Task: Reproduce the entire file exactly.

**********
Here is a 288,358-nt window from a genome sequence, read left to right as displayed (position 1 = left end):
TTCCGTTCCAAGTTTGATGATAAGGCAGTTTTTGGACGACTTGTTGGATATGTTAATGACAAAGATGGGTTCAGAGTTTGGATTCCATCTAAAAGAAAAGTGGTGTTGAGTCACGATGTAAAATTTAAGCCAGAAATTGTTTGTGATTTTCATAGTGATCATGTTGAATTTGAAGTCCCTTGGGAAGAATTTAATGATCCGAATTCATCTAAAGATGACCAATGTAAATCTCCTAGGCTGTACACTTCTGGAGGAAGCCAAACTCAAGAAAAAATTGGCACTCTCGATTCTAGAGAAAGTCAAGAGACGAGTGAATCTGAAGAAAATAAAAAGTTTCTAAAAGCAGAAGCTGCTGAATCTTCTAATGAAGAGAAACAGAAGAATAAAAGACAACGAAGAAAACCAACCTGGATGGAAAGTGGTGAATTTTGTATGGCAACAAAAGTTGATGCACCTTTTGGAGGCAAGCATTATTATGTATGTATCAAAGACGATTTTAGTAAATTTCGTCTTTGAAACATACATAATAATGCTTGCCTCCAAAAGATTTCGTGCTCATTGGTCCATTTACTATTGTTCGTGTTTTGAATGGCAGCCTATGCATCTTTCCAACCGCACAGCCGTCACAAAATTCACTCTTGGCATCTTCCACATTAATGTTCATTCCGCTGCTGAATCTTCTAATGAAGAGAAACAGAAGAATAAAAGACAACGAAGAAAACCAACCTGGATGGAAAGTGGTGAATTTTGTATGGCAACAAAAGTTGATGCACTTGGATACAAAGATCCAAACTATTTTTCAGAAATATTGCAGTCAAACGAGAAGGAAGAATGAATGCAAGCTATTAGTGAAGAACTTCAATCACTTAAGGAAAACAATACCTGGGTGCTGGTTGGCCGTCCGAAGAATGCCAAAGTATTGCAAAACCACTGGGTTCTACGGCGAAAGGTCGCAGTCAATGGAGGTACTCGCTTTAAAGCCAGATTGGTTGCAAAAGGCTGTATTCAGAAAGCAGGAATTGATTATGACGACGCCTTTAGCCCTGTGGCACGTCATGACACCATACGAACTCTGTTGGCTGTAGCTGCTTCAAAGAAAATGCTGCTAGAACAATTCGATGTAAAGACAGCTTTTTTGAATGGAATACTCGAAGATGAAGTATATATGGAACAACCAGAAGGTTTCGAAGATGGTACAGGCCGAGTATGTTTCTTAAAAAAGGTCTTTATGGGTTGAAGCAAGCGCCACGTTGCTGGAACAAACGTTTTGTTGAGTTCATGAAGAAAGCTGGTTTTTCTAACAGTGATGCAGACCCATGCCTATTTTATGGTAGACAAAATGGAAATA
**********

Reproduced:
Here is a 288,358-nt window from a genome sequence, read left to right as displayed (position 1 = left end):
TTCCGTTCCAAGTTTGATGATAAGGCAGTTTTTGGACGACTTGTTGGATATGTTAATGACAAAGATGGGTTCAGAGTTTGGATTCCATCTAAAAGAAAAGTGGTGTTGAGTCACGATGTAAAATTTAAGCCAGAAATTGTTTGTGATTTTCATAGTGATCATGTTGAATTTGAAGTCCCTTGGGAAGAATTTAATGATCCGAATTCATCTAAAGATGACCAATGTAAATCTCCTAGGCTGTACACTTCTGGAGGAAGCCAAACTCAAGAAAAAATTGGCACTCTCGATTCTAGAGAAAGTCAAGAGACGAGTGAATCTGAAGAAAATAAAAAGTTTCTAAAAGCAGAAGCTGCTGAATCTTCTAATGAAGAGAAACAGAAGAATAAAAGACAACGAAGAAAACCAACCTGGATGGAAAGTGGTGAATTTTGTATGGCAACAAAAGTTGATGCACCTTTTGGAGGCAAGCATTATTATGTATGTATCAAAGACGATTTTAGTAAATTTCGTCTTTGAAACATACATAATAATGCTTGCCTCCAAAAGATTTCGTGCTCATTGGTCCATTTACTATTGTTCGTGTTTTGAATGGCAGCCTATGCATCTTTCCAACCGCACAGCCGTCACAAAATTCACTCTTGGCATCTTCCACATTAATGTTCATTCCGCTGCTGAATCTTCTAATGAAGAGAAACAGAAGAATAAAAGACAACGAAGAAAACCAACCTGGATGGAAAGTGGTGAATTTTGTATGGCAACAAAAGTTGATGCACTTGGATACAAAGATCCAAACTATTTTTCAGAAATATTGCAGTCAAACGAGAAGGAAGAATGAATGCAAGCTATTAGTGAAGAACTTCAATCACTTAAGGAAAACAATACCTGGGTGCTGGTTGGCCGTCCGAAGAATGCCAAAGTATTGCAAAACCACTGGGTTCTACGGCGAAAGGTCGCAGTCAATGGAGGTACTCGCTTTAAAGCCAGATTGGTTGCAAAAGGCTGTATTCAGAAAGCAGGAATTGATTATGACGACGCCTTTAGCCCTGTGGCACGTCATGACACCATACGAACTCTGTTGGCTGTAGCTGCTTCAAAGAAAATGCTGCTAGAACAATTCGATGTAAAGACAGCTTTTTTGAATGGAATACTCGAAGATGAAGTATATATGGAACAACCAGAAGGTTTCGAAGATGGTACAGGCCGAGTATGTTTCTTAAAAAAGGTCTTTATGGGTTGAAGCAAGCGCCACGTTGCTGGAACAAACGTTTTGTTGAGTTCATGAAGAAAGCTGGTTTTTCTAACAGTGATGCAGACCCATGCCTATTTTATGGTAGACAAAATGGAAATA